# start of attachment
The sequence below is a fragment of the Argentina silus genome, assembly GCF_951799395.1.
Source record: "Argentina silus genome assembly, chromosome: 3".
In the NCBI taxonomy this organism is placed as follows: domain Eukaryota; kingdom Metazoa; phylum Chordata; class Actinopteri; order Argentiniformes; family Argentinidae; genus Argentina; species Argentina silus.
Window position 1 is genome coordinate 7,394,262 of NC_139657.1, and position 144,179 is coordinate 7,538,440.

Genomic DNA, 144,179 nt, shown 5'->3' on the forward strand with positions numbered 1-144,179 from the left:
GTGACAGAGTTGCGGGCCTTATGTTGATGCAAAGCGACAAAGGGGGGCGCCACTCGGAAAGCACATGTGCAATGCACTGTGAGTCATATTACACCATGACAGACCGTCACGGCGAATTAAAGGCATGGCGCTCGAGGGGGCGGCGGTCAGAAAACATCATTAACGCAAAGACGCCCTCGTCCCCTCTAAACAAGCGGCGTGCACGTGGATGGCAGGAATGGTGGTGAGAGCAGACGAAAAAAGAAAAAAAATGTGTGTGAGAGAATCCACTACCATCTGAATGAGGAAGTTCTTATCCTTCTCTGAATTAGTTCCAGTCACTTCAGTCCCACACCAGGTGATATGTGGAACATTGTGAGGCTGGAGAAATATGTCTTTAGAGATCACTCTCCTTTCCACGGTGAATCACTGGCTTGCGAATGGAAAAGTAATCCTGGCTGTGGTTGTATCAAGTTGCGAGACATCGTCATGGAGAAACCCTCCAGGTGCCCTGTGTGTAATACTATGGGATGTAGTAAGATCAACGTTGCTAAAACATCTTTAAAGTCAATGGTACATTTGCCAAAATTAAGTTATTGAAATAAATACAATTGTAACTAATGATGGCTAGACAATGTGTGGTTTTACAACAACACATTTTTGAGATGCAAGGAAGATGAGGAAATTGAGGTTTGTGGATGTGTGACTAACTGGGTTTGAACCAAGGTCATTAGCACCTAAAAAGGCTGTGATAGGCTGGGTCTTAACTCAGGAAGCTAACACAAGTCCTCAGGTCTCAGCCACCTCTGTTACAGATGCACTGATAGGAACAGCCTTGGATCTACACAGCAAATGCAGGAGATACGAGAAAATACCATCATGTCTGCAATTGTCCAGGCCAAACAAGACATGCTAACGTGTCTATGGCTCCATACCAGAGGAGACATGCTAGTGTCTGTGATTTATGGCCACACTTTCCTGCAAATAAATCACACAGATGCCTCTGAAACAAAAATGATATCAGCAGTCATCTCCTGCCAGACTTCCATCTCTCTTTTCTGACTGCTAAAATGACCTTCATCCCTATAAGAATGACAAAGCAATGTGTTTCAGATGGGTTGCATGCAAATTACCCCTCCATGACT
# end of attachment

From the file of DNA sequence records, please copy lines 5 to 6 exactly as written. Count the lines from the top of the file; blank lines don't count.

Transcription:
Genomic DNA, 144,179 nt, shown 5'->3' on the forward strand with positions numbered 1-144,179 from the left:
GTGACAGAGTTGCGGGCCTTATGTTGATGCAAAGCGACAAAGGGGGGCGCCACTCGGAAAGCACATGTGCAATGCACTGTGAGTCATATTACACCATGACAGACCGTCACGGCGAATTAAAGGCATGGCGCTCGAGGGGGCGGCGGTCAGAAAACATCATTAACGCAAAGACGCCCTCGTCCCCTCTAAACAAGCGGCGTGCACGTGGATGGCAGGAATGGTGGTGAGAGCAGACGAAAAAAGAAAAAAAATGTGTGTGAGAGAATCCACTACCATCTGAATGAGGAAGTTCTTATCCTTCTCTGAATTAGTTCCAGTCACTTCAGTCCCACACCAGGTGATATGTGGAACATTGTGAGGCTGGAGAAATATGTCTTTAGAGATCACTCTCCTTTCCACGGTGAATCACTGGCTTGCGAATGGAAAAGTAATCCTGGCTGTGGTTGTATCAAGTTGCGAGACATCGTCATGGAGAAACCCTCCAGGTGCCCTGTGTGTAATACTATGGGATGTAGTAAGATCAACGTTGCTAAAACATCTTTAAAGTCAATGGTACATTTGCCAAAATTAAGTTATTGAAATAAATACAATTGTAACTAATGATGGCTAGACAATGTGTGGTTTTACAACAACACATTTTTGAGATGCAAGGAAGATGAGGAAATTGAGGTTTGTGGATGTGTGACTAACTGGGTTTGAACCAAGGTCATTAGCACCTAAAAAGGCTGTGATAGGCTGGGTCTTAACTCAGGAAGCTAACACAAGTCCTCAGGTCTCAGCCACCTCTGTTACAGATGCACTGATAGGAACAGCCTTGGATCTACACAGCAAATGCAGGAGATACGAGAAAATACCATCATGTCTGCAATTGTCCAGGCCAAACAAGACATGCTAACGTGTCTATGGCTCCATACCAGAGGAGACATGCTAGTGTCTGTGATTTATGGCCACACTTTCCTGCAAATAAATCACACAGATGCCTCTGAAACAAAAATGATATCAGCAGTCATCTCCTGCCAGACTTCCATCTCTCTTTTCTGACTGCTAAAATGACCTTCATCCCTATAAGAATGACAAAGCAATGTGTTTCAGATGGGTTGCATGCAAATTACCCCTCCATGACT